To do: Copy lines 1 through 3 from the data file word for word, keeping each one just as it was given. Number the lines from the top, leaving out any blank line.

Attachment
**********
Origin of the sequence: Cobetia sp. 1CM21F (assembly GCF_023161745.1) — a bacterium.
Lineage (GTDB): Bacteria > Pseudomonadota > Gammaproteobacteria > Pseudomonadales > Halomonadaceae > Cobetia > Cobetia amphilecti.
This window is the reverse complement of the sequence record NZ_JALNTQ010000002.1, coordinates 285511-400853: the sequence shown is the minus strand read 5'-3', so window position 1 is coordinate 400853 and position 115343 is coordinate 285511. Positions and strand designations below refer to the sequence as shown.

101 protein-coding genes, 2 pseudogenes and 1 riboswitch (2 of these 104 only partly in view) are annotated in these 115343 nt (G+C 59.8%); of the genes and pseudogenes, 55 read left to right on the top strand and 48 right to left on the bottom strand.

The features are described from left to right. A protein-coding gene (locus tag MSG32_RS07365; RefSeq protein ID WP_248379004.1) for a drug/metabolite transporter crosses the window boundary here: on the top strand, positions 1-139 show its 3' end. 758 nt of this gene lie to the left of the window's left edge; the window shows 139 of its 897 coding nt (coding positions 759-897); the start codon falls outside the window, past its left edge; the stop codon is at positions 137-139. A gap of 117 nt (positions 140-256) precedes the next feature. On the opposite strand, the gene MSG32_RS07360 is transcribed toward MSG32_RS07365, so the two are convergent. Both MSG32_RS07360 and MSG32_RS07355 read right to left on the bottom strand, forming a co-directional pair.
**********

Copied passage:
Origin of the sequence: Cobetia sp. 1CM21F (assembly GCF_023161745.1) — a bacterium.
Lineage (GTDB): Bacteria > Pseudomonadota > Gammaproteobacteria > Pseudomonadales > Halomonadaceae > Cobetia > Cobetia amphilecti.
This window is the reverse complement of the sequence record NZ_JALNTQ010000002.1, coordinates 285511-400853: the sequence shown is the minus strand read 5'-3', so window position 1 is coordinate 400853 and position 115343 is coordinate 285511. Positions and strand designations below refer to the sequence as shown.